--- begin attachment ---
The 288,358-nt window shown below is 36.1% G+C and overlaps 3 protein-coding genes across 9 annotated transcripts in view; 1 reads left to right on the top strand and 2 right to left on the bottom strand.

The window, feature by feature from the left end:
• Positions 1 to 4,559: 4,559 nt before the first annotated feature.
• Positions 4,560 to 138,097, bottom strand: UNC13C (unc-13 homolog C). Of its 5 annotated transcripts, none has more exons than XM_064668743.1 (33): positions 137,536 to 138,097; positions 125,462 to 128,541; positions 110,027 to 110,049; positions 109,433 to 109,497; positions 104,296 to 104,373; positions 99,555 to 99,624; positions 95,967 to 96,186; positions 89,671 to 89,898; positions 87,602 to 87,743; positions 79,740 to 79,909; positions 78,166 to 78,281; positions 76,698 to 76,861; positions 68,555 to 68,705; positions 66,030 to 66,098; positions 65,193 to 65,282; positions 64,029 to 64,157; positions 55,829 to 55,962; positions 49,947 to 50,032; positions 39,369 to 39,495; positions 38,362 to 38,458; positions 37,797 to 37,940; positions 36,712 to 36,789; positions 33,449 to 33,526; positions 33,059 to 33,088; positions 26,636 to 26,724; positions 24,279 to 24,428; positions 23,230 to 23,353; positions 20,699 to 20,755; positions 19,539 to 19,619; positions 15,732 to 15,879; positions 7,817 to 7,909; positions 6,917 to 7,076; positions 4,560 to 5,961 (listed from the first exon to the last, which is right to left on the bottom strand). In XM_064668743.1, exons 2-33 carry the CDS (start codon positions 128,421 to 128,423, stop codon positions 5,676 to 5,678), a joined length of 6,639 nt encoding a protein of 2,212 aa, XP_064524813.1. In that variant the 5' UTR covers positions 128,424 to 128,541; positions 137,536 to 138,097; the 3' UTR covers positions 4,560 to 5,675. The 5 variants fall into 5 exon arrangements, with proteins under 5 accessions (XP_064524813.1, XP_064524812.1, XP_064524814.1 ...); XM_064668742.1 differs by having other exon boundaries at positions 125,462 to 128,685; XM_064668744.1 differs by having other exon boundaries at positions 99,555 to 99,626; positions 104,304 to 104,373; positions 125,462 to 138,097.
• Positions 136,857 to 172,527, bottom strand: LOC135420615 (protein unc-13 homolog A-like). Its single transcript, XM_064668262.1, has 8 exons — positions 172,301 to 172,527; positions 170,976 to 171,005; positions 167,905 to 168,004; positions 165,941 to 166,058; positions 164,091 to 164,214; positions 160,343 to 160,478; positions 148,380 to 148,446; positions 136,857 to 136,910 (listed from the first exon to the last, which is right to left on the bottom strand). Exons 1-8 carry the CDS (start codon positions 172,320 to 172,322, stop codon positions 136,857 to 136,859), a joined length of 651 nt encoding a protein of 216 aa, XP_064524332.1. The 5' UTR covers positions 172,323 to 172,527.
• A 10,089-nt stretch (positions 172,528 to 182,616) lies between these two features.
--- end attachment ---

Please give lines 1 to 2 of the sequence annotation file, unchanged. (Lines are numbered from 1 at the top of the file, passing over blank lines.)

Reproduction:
The 288,358-nt window shown below is 36.1% G+C and overlaps 3 protein-coding genes across 9 annotated transcripts in view; 1 reads left to right on the top strand and 2 right to left on the bottom strand.

The window, feature by feature from the left end: